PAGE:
Moreover, there is a realization that the aggravation of conflict may result in a war which in turn will bring havoc and destruction to Kashmir, Jammu and Ladakh together. Despite that, the people are seeing China’s aggression as a lesser evil simply because it doesn’t affect their lives and livelihood directly.
In the eyes of people in the valley and some parts of Jammu, the hard-line policies of the Modi government can only be contained by an external factor. There cannot be a better indicator of the absolute alienation even among the pro-India lot in Kashmir.
Not surprisingly, mainstream leaders have used the current situation to lash out at the central government on the abrogation of Article 370. The border standoff has given wings to mainstream parties who are now showing the temerity to question the policy of the Modi government openly.
Former CM Mehbooba Mufti launched a sharp attack on the Modi government through a tweet stating: “Illegal abrogation of Article 370 was done to take over land & disempower locals. Today China has grabbed Galwan valley & GOI isn’t even acknowledging it. Was J&K dismembered to gift territory to China.”
The National Conference on June 19 used the occasion to demand the restoration of Pre August 5th position of Jammu and Kashmir. This was the first significant statement of the party signed by 12 senior-most functionaries after the release of its leaders from detention.
The fact that Chinese bullying is compared to the actions of the government of India should worry the security establishment. The police chief of Jammu and Kashmir has already sounded alarm bells suggesting that Pakistan may use the opportunity to provoke violence within Kashmir valley and other parts of J&K: “Pakistan will try to infiltrate more militants and terrorists and also give impetus to violence in the Kashmir Valley and elsewhere in J&K, taking advantage of the standoff on Ladakh border.”
Given the public reaction, the security establishment is anticipating not just a spike in militancy but fearing mass protests and unrest too. The pent up frustration and resentment against the policies of the central government, particularly after August 5, is unprecedented. The communication lockdown and subsequent crackdown of the law enforcement agencies against individuals promoting separatism resulted in a silencing of both the separatist element as well as the mainstream in Kashmir.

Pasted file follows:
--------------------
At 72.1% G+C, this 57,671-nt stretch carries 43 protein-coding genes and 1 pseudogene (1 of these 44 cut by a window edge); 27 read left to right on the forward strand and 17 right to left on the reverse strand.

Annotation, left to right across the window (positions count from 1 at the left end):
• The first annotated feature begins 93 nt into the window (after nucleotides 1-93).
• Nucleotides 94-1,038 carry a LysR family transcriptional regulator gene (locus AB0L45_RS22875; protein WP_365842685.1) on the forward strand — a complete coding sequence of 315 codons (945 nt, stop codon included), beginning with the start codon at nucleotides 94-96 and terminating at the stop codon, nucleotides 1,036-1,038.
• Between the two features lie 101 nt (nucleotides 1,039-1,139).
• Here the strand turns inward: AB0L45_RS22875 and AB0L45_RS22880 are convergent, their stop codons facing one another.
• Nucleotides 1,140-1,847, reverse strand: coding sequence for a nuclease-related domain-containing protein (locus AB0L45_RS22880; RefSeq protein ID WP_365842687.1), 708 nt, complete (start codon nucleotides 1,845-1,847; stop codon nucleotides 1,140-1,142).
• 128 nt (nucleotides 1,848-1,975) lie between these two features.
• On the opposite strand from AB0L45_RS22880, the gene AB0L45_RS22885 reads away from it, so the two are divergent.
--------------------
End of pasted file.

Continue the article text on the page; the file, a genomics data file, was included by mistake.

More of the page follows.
The public response in Kashmir to the Chinese aggression should worry New Delhi and serve as a wake-up call. The situation becomes trickier in the absence of credible counter-narratives that expose China in the eyes of the public. The prime time warriors on TV very nonchalantly label all Kashmiris as anti-national and in doing so further push them into the clutches of Chinese propaganda.
Furthermore, the callous experimentation on matters concerning Kashmir over the last few months suggests that a change of course is too much to expect from those at the helm. But the least the government can do is to start seeing Beijing as the primary troublemaker in Jammu & Kashmir – too much attention has been given to Pakistan when it was clear that the big strategic plans on the erstwhile state of Jammu and Kashmir are owned by the Chinese.
The author is an Associate Fellow at ORF. His research focuses on Kashmir conflict, Pakistan and terrorism. The article first appeared in ORF. Views expressed are personal.